Chris Enss of Grass Valley, Calif. likes to dress up in period costume when she appears each March at the Authors On the Move fundraiser with 40 other writers. Given her bibliography, she is not out of place.
Enss is a screenwriter and author of more than 40 true-tale books about the Old West, focused on the pioneering women who made their marks but who history has forgotten—mail-order brides, soldiers, saloonkeepers, doctors, entertainers.
Beyond those are biographies of William “Buffalo Bill” Cody, Annie Oakley, Gen. George Custer, John Wayne, Roy Rogers and Dale Evans.
Her latest is The Pinks, about “the first women detectives, operatives and spies with the Pinkerton Detective Agency.” Most of the quoted material is from primary source material, adding depth and authenticity.
“My family lived near Tombstone, Arizona, and I hung out there when I was a kid,” Enss said. She “got hooked” on the Old West and the idea of fearless people leaving their homes back East to “tame a rugged land.”
The last time I interviewed her, she said, “I was born 170 years too late.” Then paused and added, “Except I like modern plumbing.” Visit her at www.chrisenss.com.
Literature is full of villains (think of Gone Girl) but you haven’t met the truly evil Amber Patterson in The Last Mrs. Parrish by Liv Constantine. The conniving “toxic friend” wants nothing less than to “become” the beautiful, wealthy Daphne Parrish, taking over her life and stealing her husband. Amber has a plan, and so far it seems to be working. Until it isn’t...
By the way, “Liv Constantine” is the pseudonym of sisters Lynne and Valerie Constantine; this is their debut novel.
Young-adult fiction, or YA, is aimed at readers ages 12 to 18, yet it’s common for its readership to cross over into the adult world, a la “Harry Potter.”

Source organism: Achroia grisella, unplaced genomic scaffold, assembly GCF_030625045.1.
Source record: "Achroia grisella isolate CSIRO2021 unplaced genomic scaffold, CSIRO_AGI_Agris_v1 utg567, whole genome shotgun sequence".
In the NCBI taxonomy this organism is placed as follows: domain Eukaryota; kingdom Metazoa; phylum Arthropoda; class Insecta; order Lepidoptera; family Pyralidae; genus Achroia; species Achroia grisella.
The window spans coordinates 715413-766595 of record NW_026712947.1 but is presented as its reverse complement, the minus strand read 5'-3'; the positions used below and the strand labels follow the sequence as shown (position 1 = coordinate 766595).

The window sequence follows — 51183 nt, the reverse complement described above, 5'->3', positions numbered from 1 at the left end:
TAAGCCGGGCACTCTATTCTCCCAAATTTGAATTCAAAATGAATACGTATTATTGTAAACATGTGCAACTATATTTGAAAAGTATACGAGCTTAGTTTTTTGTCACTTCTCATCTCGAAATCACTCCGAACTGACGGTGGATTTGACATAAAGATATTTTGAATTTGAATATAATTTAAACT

YA titles regularly scorch bestseller lists, and their number has more than doubled in recent years. YA now takes a $4 billion slice of the $28 billion book industry, says the Association of American Publishers.
One of the stars of the movement is Marie Lu, 33, author of the “Legend” and the “Young Elites” series. She specializes in dramas set in a dystopian future, which is in keeping with her birth year—1984 (George Orwell’s 1984 is the definitive dystopian novel).
Warcross is book one in her new series of the same name, a New York Times bestseller. In the story, Warcross “isn’t just a game, but a way of life. Its fan base spans the globe, some eager to escape from reality and others hoping to make a profit.”
Enter teen hacker Emika Chen, a bounty hunter who “tracks down players who bet on the game illegally.” The intrigue begins when the billionaire inventor of the game asks her to go undercover at the Warcross World Tournament to “uncover a security problem.” Uh-oh, where’s the “refresh” button?
Two icons of American identity that emerged in the 1920s were seemingly made for each other—Route 66 and the shiny aluminum-skin Airstream trailer. As Airstream founder Wally Byam once noted, “We don’t sell trailers, we sell a way of life.”
That could have been the inspiration for Living the Airstream Life by Karen Flett, an homage to and update on a piece of Americana that still roams the landscape. Excellent photography captures the on-the-road spirit, with informative text and testimonials from the Airstream community. For more, go to www.livingtheairstreamlife.com.